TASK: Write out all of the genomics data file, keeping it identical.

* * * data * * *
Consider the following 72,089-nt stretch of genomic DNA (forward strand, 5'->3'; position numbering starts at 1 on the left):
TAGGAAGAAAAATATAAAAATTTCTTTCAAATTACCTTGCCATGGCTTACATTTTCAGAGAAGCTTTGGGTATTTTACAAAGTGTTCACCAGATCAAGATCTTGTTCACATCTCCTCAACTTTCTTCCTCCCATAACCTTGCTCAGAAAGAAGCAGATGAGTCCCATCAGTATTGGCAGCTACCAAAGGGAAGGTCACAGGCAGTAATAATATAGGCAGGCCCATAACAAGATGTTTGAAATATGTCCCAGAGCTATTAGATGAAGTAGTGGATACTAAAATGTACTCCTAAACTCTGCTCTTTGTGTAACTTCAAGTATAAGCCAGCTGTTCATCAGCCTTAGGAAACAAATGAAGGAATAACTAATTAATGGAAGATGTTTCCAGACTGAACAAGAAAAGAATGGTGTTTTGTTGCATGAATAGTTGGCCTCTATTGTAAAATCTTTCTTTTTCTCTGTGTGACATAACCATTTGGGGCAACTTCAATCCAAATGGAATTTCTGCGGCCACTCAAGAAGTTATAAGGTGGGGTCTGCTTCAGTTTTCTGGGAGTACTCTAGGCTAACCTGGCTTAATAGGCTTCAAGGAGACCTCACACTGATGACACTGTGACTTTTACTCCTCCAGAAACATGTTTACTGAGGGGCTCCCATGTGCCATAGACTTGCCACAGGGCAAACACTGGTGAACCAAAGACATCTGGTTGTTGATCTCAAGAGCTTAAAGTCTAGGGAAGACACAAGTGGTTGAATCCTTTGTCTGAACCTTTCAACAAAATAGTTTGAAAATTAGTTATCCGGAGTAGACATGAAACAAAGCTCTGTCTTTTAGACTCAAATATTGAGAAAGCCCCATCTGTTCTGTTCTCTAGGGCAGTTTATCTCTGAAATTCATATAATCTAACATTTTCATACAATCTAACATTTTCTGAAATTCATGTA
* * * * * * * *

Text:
Consider the following 72,089-nt stretch of genomic DNA (forward strand, 5'->3'; position numbering starts at 1 on the left):
TAGGAAGAAAAATATAAAAATTTCTTTCAAATTACCTTGCCATGGCTTACATTTTCAGAGAAGCTTTGGGTATTTTACAAAGTGTTCACCAGATCAAGATCTTGTTCACATCTCCTCAACTTTCTTCCTCCCATAACCTTGCTCAGAAAGAAGCAGATGAGTCCCATCAGTATTGGCAGCTACCAAAGGGAAGGTCACAGGCAGTAATAATATAGGCAGGCCCATAACAAGATGTTTGAAATATGTCCCAGAGCTATTAGATGAAGTAGTGGATACTAAAATGTACTCCTAAACTCTGCTCTTTGTGTAACTTCAAGTATAAGCCAGCTGTTCATCAGCCTTAGGAAACAAATGAAGGAATAACTAATTAATGGAAGATGTTTCCAGACTGAACAAGAAAAGAATGGTGTTTTGTTGCATGAATAGTTGGCCTCTATTGTAAAATCTTTCTTTTTCTCTGTGTGACATAACCATTTGGGGCAACTTCAATCCAAATGGAATTTCTGCGGCCACTCAAGAAGTTATAAGGTGGGGTCTGCTTCAGTTTTCTGGGAGTACTCTAGGCTAACCTGGCTTAATAGGCTTCAAGGAGACCTCACACTGATGACACTGTGACTTTTACTCCTCCAGAAACATGTTTACTGAGGGGCTCCCATGTGCCATAGACTTGCCACAGGGCAAACACTGGTGAACCAAAGACATCTGGTTGTTGATCTCAAGAGCTTAAAGTCTAGGGAAGACACAAGTGGTTGAATCCTTTGTCTGAACCTTTCAACAAAATAGTTTGAAAATTAGTTATCCGGAGTAGACATGAAACAAAGCTCTGTCTTTTAGACTCAAATATTGAGAAAGCCCCATCTGTTCTGTTCTCTAGGGCAGTTTATCTCTGAAATTCATATAATCTAACATTTTCATACAATCTAACATTTTCTGAAATTCATGTA